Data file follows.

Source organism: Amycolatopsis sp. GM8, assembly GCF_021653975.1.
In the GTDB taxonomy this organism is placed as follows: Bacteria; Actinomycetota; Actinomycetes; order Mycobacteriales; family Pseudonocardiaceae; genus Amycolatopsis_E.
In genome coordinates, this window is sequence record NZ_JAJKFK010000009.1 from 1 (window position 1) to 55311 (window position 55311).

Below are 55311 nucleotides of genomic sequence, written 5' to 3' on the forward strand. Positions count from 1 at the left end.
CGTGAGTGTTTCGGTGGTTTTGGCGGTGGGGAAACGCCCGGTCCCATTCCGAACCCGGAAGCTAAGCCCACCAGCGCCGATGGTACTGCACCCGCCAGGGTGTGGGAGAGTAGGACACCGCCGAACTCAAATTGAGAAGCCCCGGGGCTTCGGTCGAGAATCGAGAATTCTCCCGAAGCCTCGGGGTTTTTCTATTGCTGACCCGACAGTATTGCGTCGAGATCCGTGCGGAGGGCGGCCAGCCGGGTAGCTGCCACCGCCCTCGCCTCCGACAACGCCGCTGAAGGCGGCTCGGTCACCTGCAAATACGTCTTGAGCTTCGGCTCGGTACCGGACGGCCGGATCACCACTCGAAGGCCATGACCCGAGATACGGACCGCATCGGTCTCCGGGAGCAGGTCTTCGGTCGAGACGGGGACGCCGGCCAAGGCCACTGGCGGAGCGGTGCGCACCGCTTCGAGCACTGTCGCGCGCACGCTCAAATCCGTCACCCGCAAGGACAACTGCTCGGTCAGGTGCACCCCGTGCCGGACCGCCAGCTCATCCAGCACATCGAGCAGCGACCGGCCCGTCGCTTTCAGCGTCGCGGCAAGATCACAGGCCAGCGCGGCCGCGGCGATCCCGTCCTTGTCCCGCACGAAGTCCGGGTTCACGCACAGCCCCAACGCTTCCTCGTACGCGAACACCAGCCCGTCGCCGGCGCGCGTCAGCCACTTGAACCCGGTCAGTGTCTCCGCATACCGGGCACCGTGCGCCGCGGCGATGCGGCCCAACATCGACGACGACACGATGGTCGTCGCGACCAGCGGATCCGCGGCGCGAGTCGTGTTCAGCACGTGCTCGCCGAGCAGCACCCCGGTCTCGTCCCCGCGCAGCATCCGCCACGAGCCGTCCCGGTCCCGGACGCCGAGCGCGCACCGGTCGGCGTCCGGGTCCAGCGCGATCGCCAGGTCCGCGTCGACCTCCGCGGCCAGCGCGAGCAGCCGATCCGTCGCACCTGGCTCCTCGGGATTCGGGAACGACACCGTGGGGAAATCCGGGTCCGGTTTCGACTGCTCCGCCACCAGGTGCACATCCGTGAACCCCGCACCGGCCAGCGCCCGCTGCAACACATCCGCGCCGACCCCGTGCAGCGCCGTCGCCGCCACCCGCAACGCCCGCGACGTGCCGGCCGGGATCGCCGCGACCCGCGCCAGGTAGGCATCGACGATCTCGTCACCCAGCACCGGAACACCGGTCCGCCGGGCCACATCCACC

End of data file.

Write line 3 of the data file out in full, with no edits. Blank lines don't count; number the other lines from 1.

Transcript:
In genome coordinates, this window is sequence record NZ_JAJKFK010000009.1 from 1 (window position 1) to 55311 (window position 55311).